And the Devil laughed, a cruel bitter laugh that stung like smoke. He had expected more, he said, from the great Grey People of the foothills, the shadowy monsters of the village none dared enter. Now none would face him except the runt, the pariah.

“Tell you what, boy,” he said derisively, “I'll do right by you. I'll even go first.” He bowed, as if bestowing upon Other a momentous gift, and proceeded to cover himself in ash, more ash than any of them had ever seen on a man, and made his way towards the river once more.

He wasted no time, entering the water without a moments thought, the cold rushing first past his ankles, then his knees, then all the way to his waist. He saw a pod of hippos, snorting blasts of water from their nostrils, and smacked the water. He yelled like a madman.

A bull, enormous and grumpy, surfaced in front of him, like the earth rising from the river's bed, and bared its monstrous teeth, huge yellow spikes jutting from blood red gums. The Devil bared his own teeth in that same hideous smile, and pounced, disappearing, with the animal, beneath the surface.

Bubbles popped. Ripples under green liquid. Then, at the river's edge, the Devil emerged, dragging the bull's corpse by the fang.

He brought the hippo before the people, and they despaired. Mothers held their children to their chests, who sobbed wet puddles into their robes. The men were quiet, resigned, afraid, and yet, at peace.

Other saw the hippo, dead and huge, and nodded. He walked up to the ash pit, the people barely noticing, too lost in their own grief, and rolled in it, a look of vague disgust painting his face. When he was as white as the Devil, he grabbed supplies, bundled in a blanket, from his hut, and told the Devil, and all else who wished to see, to follow him, for his beast was too large to carry.

The crowd, Other, and the Devil all made their way into the trees, to a nearby clearing Other knew well. As the rest watched, he opened his bundle, revealing a wooden bowl of dark red slush.

With dexterous hands, accustomed to the task, he reached up to a nearby tree and snapped off a long, thin branch. Carefully, he slathered the tree-end of the branch in the mush. When he was ready, he lifted the berry covered branch, and waited.

They waited for a long time. Long enough for the families of the people to gather together, love each other, and speak of the great hunt that awaited them after death. Long enough for the Devil to grow tired, his eyes heavy.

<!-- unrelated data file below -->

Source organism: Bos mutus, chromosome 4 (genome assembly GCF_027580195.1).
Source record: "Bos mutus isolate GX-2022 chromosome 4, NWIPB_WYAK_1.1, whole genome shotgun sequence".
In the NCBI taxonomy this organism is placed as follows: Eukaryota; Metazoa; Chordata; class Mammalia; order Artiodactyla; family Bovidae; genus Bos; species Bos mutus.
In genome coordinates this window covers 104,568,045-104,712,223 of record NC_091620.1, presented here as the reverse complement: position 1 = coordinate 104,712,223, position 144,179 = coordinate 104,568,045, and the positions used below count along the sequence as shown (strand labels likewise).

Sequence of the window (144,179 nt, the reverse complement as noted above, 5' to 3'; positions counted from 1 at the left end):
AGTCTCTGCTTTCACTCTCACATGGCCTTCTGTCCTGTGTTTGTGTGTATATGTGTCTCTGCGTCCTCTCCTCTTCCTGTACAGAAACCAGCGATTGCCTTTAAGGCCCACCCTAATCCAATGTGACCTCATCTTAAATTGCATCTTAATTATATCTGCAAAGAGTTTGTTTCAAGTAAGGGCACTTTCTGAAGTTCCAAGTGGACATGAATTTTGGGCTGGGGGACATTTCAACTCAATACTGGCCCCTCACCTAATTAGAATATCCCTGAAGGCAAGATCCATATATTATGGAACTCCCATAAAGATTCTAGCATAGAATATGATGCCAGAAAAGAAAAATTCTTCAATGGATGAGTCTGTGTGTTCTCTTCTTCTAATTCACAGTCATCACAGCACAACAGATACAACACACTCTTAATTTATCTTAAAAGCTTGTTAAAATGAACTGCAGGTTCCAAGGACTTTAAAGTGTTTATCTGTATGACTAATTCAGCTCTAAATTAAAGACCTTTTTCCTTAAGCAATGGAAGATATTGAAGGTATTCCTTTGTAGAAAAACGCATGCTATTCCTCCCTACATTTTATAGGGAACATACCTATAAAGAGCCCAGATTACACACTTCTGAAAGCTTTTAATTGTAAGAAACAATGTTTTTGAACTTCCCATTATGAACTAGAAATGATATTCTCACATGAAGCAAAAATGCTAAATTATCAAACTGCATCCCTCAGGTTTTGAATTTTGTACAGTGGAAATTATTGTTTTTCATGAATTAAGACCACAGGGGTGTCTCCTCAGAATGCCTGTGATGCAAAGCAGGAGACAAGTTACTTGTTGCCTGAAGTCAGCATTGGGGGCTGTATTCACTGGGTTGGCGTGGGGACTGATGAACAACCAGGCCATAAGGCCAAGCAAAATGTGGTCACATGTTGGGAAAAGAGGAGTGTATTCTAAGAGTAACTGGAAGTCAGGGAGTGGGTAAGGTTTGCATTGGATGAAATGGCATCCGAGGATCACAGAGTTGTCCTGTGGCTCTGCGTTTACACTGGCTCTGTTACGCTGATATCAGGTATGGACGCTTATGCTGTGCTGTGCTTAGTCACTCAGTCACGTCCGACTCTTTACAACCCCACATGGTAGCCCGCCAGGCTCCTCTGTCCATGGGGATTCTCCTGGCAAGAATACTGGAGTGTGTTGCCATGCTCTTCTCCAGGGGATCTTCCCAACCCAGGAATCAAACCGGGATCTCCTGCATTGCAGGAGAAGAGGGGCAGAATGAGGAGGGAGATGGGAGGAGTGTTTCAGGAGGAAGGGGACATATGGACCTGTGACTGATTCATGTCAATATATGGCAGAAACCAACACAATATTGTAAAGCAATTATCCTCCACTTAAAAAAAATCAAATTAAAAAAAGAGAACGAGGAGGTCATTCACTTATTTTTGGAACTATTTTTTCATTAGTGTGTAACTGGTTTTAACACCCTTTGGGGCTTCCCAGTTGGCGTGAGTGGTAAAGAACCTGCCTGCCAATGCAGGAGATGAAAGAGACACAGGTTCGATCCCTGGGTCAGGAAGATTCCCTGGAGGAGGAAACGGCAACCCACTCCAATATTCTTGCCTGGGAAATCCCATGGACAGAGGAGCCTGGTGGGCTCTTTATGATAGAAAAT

Finally, an elephant calf, slow moving and swift all at once, emerged from the trees, and casually approached them. It saw the quiet one, the branch covered in berry mash, and was calm. It knew him, and he it, and it walked to him, its rough gray skin looking like stone stretched thin over bones.

Other held up the branch, and the calf lowered its head, grabbing at the mush with its long, dexterous trunk and slopping big puddles of it into its mouth. Slowly, Other choked up on the branch, the reach growing shorter, the head getting lower. The men in the crowd shushed their wives, understanding what was happening, hope budding in their stomachs.

Soon the calf was close enough to touch. Other, his small hand shaking, reached out slowly, and for a moment the calf jerked its head back, but it quickly calmed, and after a moment let the man stroke its face, the leathery hide cool under his fingers.

With great suddenness, the hand blurred, away from the beast, then at it, into it, one, two, three quick strikes, the spearhead in his hand no longer hidden. The beast flung its head back, a look of pure surprise in its big white eyes. Its head swung from side to side, red spurts of blood raining down over the clearing as it trounced from side to side in a panic, loud wails like a dying child flooding the clearing. Then its raging dulled to a confused struggle, then just slow, labored breathing, before the animal crumpled to the ground.

The crowd cheered. Even the Devil, forever impressed by ingenuity, clapped his long hands, smile still plastered to his face. The following morning, he would show Other the spot in the rocks where the water flowed all year round, never drying, never turning. It would slake the thirst of he and his family for generations, the Devil told him.

"You're not upset, at losing?" He asked the Devil, when they were alone.

The Devil clasped those long, serpentine fingers to Other's shoulder, and chuckled.

"Wouldn't that be something," he said, as if this were an answer. Then he added "why be upset, when I've had so much fun."

G.A. Rozen is a graduate of the University of Michigan's undergraduate creative writing program, and is currently seeking his MFA in fiction at Columbia College in Chicago. His work has been published in Rain Taxi and at When not in class or working as a bookseller, G.A. splits his time between short fiction, film projects, and his first novel.